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Thinking about JPMorgan Chase (NYSE: JPM ) as an investment? I can't blame you. It's almost unanimously accepted as the world's premier megabank. It has a better reputation, a stronger balance sheet, deeper political connections, and yes, is better managed than many of its rivals.
Let's focus for a moment on that last one -- management.
Most stories reporting on JPMorgan's management run with a common narrative: Its leaders are the best. CEO Jamie Dimon is the target of unending praise. The New York Times says he's "perhaps the most credible voice of a discredited industry." Warren Buffett remarked: "I think Jamie Dimon is one of the best bankers in the world. He understands banking and risk."
All fine and well, and probably right. But there are a few things investors should keep in mind about JPMorgan's management. A devil's advocate argument, if you will.
1. The case of Bruno and Ina
Earlier this year, JPMorgan admitted it had made a massive wrong-way bet on certain debt securities. The trade, which has cost the bank some $6 billion, was allegedly engineered by a London trader named Bruno Iksil, who worked in a trading division overseen by a JPMorgan executive named Ina Drew.
Who were Iksil and Drew? Very few outside of Wall Street had ever heard of them. Iksil isn't mentioned in the company's annual report. Ina Drew's name appears once, but with no significant details about experience or day-to-day duties.
And yet these two mostly unknown employees (or really, one, as the trade appears to be Iksil's doing) had the authority to engineer a trade that cost shareholders billions of dollars. That should give you pause. There are very few industries outside of banking where, in the normal course of business, an obscure line worker can singlehandedly blow a hole in the company's earnings and balance sheet.
What this highlights is that there are issues of risk management -- really deep, important ones -- that fall outside the grasp of upper management. This is true for all companies, as upper management can't oversee every worker's daily activities. But it's particularly prevalent at a large bank like JPMorgan, with 262,000 employees, an unknown number of which are permitted to trade with not-insignificant amounts of shareholders' capital, amplified by leverage to boot. A CEO is only as strong as his most brazen rouge trader.
2. Dimon's strength is in avoiding trouble, not creating shareholder value
JPMorgan gained respect after the financial crisis because it didn't melt down like most of its peers.
This was an invaluable feat, and Dimon deserves praise for it. A strong defense is worth its weight in gold during a financial crisis. Dimon's commitment to maintaining JPMorgan's "fortress balance sheet" was one of the smartest banking moves of the last decade.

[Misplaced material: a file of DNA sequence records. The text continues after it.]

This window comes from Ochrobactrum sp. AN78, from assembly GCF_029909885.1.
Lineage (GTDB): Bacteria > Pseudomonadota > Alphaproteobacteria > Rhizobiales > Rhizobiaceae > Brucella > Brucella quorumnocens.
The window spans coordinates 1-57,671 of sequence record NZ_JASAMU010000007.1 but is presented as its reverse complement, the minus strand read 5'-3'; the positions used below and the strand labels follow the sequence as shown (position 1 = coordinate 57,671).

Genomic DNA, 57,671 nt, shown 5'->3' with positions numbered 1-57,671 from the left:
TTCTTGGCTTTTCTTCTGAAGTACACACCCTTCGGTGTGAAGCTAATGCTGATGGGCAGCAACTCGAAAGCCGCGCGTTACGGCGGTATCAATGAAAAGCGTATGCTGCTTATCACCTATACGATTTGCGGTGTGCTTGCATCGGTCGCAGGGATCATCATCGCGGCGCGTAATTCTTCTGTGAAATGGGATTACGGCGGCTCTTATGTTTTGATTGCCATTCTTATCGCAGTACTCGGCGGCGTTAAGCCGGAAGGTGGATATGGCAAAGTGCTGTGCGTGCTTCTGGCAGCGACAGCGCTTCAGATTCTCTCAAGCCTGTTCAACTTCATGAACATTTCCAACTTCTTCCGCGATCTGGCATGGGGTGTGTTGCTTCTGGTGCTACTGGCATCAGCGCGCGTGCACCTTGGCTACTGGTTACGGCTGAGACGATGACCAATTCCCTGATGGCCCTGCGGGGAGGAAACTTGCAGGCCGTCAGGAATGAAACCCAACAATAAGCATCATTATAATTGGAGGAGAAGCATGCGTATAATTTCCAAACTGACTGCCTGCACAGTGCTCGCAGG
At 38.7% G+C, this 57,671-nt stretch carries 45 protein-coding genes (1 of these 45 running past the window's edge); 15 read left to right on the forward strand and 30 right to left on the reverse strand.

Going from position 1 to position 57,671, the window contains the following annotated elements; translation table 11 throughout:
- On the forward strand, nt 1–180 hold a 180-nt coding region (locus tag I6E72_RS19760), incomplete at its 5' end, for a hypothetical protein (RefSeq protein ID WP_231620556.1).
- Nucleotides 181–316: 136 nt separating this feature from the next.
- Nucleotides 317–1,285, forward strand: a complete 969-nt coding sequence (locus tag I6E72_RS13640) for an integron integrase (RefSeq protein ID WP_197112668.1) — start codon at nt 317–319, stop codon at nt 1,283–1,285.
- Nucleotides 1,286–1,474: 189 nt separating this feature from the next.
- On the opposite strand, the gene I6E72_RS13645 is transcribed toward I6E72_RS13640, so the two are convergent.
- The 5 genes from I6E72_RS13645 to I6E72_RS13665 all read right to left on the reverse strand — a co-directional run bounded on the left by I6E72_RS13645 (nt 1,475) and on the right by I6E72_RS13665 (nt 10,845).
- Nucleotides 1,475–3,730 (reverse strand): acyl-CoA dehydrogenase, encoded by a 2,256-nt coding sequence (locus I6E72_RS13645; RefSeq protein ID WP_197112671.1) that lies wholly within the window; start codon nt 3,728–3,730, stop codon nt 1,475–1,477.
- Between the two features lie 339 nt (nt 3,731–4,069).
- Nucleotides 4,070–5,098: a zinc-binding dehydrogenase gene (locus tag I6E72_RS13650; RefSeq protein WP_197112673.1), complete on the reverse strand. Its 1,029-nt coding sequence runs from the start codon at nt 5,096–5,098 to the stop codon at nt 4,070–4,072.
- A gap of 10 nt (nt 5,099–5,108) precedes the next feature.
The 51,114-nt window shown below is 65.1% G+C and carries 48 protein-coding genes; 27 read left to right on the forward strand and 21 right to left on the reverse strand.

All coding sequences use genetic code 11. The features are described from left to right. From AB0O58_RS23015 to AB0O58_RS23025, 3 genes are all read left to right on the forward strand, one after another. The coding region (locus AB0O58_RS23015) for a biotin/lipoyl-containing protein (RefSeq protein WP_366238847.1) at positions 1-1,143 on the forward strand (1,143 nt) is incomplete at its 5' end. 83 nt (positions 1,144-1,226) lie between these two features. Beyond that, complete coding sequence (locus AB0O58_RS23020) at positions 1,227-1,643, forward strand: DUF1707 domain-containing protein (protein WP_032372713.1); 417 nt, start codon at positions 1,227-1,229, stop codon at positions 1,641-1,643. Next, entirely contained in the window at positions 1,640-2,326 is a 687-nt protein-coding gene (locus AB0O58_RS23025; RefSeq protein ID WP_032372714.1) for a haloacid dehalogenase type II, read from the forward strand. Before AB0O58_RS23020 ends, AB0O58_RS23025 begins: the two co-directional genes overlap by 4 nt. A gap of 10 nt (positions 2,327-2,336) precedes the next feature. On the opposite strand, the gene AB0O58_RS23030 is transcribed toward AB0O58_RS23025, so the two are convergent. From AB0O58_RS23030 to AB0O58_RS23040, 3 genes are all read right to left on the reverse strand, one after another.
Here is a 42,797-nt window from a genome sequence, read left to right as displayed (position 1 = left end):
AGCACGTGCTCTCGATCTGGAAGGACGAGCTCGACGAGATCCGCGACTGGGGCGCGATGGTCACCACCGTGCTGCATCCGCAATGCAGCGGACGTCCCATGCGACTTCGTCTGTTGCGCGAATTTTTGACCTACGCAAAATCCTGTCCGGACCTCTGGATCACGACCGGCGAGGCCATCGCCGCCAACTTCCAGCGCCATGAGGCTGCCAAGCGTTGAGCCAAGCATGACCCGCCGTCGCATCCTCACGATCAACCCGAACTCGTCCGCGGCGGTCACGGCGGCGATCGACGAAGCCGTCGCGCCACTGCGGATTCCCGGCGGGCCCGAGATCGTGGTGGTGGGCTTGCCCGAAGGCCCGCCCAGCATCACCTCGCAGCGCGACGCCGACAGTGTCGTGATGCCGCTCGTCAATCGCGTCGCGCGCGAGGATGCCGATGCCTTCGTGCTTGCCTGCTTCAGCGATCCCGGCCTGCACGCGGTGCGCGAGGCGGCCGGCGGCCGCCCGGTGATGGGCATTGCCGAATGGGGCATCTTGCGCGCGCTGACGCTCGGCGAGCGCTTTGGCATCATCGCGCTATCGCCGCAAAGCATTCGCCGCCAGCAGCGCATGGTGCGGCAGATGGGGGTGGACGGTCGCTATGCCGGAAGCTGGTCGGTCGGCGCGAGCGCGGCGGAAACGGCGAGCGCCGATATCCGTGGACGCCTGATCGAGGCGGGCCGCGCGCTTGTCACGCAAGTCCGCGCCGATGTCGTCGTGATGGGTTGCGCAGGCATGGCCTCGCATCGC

But investing is about more than preservation. While Dimon navigated around catastrophe, his record in generating shareholder value isn't terribly impressive, even compared with industry peers.
From the time Dimon became CEO through the second quarter of 2012, JPMorgan shares returned negative 7%, including dividends. Several large banks, including Wells Fargo (NYSE: WFC ) and US Bancorp (NYSE: USB ) , produced double-digit positive shareholder returns over that period.
The shortfall goes beyond shareholder returns. The headline numbers of JPMorgan's profits can look massive -- $17.8 billion of net income in the last year -- but that has to be put into context of its $2.3 trillion in assets. JPMorgan has posted an average return on assets -- arguably the most complete measure of a bank's performance -- of 0.8% under Dimon's lead. A collection of the 50 largest public banks shows the group's average return on assets since 2006 is 0.8%. Sort them in order, and JPMorgan ranks as the 31st-best. Far from the being the most impressive U.S. bank, JPMorgan sits square in the middle of the pack when it comes to efficiently monetizing its assets.
3. Bankers pay themselves simply awesome amounts
Investing great Leon Cooperman once said, "I determined many years ago that if you want to make money on Wall Street, you work there; you don't invest there. They just pay themselves too well."
As mentioned, JPMorgan shares have returned negative 7% since Dimon took over as CEO in 2006 through the second quarter of this year. Earnings per share increased a total of 4% during that time. Dividends per share have declined. For his effort, Dimon has been paid $149 million, according to S&P Capital IQ. Over the same period, an S&P 500 index fund returned 15%, S&P 500 earnings increased 10%, and the average CEO was paid of $71.9 million, according to Forbes.
Management should be paid a lot of money for good performance. But far too often, particularly on Wall Street, that logic is stretched into paying dynastic sums for average or even subpar performance. JPMorgan is perhaps a leader among large Wall Street banks in looking after shareholders' interests, but the big money in this industry invariably ends up with bankers, not bank shareholders.